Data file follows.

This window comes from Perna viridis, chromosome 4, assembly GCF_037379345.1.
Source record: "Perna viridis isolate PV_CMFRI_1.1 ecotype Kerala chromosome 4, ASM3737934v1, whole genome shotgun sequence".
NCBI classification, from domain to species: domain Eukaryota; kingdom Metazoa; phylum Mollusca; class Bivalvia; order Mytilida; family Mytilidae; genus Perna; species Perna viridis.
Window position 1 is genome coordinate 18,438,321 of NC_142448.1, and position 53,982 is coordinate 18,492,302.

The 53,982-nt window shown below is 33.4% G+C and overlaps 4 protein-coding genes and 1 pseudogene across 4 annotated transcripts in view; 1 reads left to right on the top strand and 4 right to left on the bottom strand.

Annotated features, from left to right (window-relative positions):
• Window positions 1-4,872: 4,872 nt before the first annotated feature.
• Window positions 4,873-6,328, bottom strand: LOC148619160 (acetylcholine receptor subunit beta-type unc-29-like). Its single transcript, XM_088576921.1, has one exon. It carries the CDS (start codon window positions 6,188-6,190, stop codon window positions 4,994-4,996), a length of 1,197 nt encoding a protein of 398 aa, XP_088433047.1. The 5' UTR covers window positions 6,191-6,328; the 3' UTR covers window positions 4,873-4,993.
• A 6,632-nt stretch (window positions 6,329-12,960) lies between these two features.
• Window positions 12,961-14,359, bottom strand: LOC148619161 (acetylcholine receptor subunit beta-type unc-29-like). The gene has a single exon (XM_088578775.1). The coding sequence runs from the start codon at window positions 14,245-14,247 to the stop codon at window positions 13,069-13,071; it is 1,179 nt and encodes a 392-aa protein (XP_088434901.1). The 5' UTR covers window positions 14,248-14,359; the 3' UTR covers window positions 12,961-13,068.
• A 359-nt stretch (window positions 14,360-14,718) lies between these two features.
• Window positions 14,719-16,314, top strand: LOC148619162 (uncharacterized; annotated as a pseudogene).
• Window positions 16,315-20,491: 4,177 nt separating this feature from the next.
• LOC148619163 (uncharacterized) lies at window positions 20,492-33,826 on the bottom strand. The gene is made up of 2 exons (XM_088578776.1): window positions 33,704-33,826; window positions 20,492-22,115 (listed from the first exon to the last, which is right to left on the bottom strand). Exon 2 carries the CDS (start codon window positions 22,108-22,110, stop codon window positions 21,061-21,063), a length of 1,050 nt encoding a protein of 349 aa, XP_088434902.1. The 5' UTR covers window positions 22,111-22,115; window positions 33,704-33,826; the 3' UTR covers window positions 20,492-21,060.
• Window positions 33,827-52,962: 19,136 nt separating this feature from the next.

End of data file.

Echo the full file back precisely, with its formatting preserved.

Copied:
This window comes from Perna viridis, chromosome 4, assembly GCF_037379345.1.
Source record: "Perna viridis isolate PV_CMFRI_1.1 ecotype Kerala chromosome 4, ASM3737934v1, whole genome shotgun sequence".
NCBI classification, from domain to species: domain Eukaryota; kingdom Metazoa; phylum Mollusca; class Bivalvia; order Mytilida; family Mytilidae; genus Perna; species Perna viridis.
Window position 1 is genome coordinate 18,438,321 of NC_142448.1, and position 53,982 is coordinate 18,492,302.

The 53,982-nt window shown below is 33.4% G+C and overlaps 4 protein-coding genes and 1 pseudogene across 4 annotated transcripts in view; 1 reads left to right on the top strand and 4 right to left on the bottom strand.

Annotated features, from left to right (window-relative positions):
• Window positions 1-4,872: 4,872 nt before the first annotated feature.
• Window positions 4,873-6,328, bottom strand: LOC148619160 (acetylcholine receptor subunit beta-type unc-29-like). Its single transcript, XM_088576921.1, has one exon. It carries the CDS (start codon window positions 6,188-6,190, stop codon window positions 4,994-4,996), a length of 1,197 nt encoding a protein of 398 aa, XP_088433047.1. The 5' UTR covers window positions 6,191-6,328; the 3' UTR covers window positions 4,873-4,993.
• A 6,632-nt stretch (window positions 6,329-12,960) lies between these two features.
• Window positions 12,961-14,359, bottom strand: LOC148619161 (acetylcholine receptor subunit beta-type unc-29-like). The gene has a single exon (XM_088578775.1). The coding sequence runs from the start codon at window positions 14,245-14,247 to the stop codon at window positions 13,069-13,071; it is 1,179 nt and encodes a 392-aa protein (XP_088434901.1). The 5' UTR covers window positions 14,248-14,359; the 3' UTR covers window positions 12,961-13,068.
• A 359-nt stretch (window positions 14,360-14,718) lies between these two features.
• Window positions 14,719-16,314, top strand: LOC148619162 (uncharacterized; annotated as a pseudogene).
• Window positions 16,315-20,491: 4,177 nt separating this feature from the next.
• LOC148619163 (uncharacterized) lies at window positions 20,492-33,826 on the bottom strand. The gene is made up of 2 exons (XM_088578776.1): window positions 33,704-33,826; window positions 20,492-22,115 (listed from the first exon to the last, which is right to left on the bottom strand). Exon 2 carries the CDS (start codon window positions 22,108-22,110, stop codon window positions 21,061-21,063), a length of 1,050 nt encoding a protein of 349 aa, XP_088434902.1. The 5' UTR covers window positions 22,111-22,115; window positions 33,704-33,826; the 3' UTR covers window positions 20,492-21,060.
• Window positions 33,827-52,962: 19,136 nt separating this feature from the next.